But the task of developing critical practical distinctions in consonance with the best traditions and knowledge bases that inform one's field of practice is made formidable by both the pluralism and dynamism of our society. Many different interests struggle for resources; change is an inescapable factor in public service. This article -- with its accompanying exercises -- aims at developing skills pertinent to the task of formulating a justifiable base of criteria for professional decision.

The Approach

The method developed below derives from a philosophical school of the late 20th century known as linguistic analysis. (See, for example, Austin, 1965; Ryle, 1949) It has been adapted here from the methods of its early proponents to deal with problems of consensus in a pluralistic society. This adaptation helps avoid the major pitfall of developing criteria in a pluralistic context: the politicization of criteria selection.

The basic assumption of this method -- contrary to some prominent opinions (see Stone, 1997, or Susskind & Cruikshank, 1987) -- is that decisions need not always be political: neutrality with respect to specific interest group alignments is not only possible, but generally achievable. The words dispassionate, disinterested, fair, balanced, neutral, and equitable still have practical meaning.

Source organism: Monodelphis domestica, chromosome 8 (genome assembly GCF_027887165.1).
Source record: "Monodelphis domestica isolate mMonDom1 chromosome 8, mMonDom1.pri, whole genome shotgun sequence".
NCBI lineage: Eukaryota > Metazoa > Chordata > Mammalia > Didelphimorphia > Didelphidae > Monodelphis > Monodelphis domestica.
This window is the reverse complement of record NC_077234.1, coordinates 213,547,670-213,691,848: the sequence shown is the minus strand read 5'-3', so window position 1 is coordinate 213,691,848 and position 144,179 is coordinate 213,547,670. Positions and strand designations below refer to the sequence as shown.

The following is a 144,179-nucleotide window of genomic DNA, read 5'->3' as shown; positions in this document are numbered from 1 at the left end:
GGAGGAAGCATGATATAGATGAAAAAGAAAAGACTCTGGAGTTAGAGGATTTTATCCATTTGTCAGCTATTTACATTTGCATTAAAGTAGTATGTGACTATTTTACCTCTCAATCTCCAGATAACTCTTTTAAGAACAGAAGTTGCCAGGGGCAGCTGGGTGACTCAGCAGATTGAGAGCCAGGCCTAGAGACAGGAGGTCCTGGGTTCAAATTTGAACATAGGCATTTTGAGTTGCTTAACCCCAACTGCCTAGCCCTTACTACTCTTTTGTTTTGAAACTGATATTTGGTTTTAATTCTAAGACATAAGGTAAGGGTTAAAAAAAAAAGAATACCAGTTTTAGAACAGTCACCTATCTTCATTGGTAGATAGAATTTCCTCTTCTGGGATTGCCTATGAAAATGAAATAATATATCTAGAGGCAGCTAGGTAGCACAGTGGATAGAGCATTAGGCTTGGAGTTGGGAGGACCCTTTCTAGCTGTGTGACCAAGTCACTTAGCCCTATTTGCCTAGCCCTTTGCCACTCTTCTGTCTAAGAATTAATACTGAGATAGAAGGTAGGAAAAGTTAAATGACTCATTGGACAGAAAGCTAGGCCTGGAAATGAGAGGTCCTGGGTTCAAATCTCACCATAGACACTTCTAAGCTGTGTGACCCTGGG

Many of us have had the experience of committee meetings interminably lengthened by disputes over criteria. This can be expected in any pluralistic context, because politically astute participants look to negotiate criteria they perceive to support their interests.

But, not infrequently, the result of such early machinations is a set of criteria that violates or, at least, ignores established practice. In addition, broad understandings that support public confidence in the organization are undermined by neologistic usage. Political rhetoric -- which easily infects the deliberations of uncautious practitioners --gives us many examples of these: health care reform, school reform, accountability, ownership, no-tolerance, minority, mandatory sentencing, discrimination, inclusion, and the like. The implementation following from these specially defined words seldom conforms to the expectations the terms conjure up in their normal usage.

The method found herein helps ward off such politicization in the following way: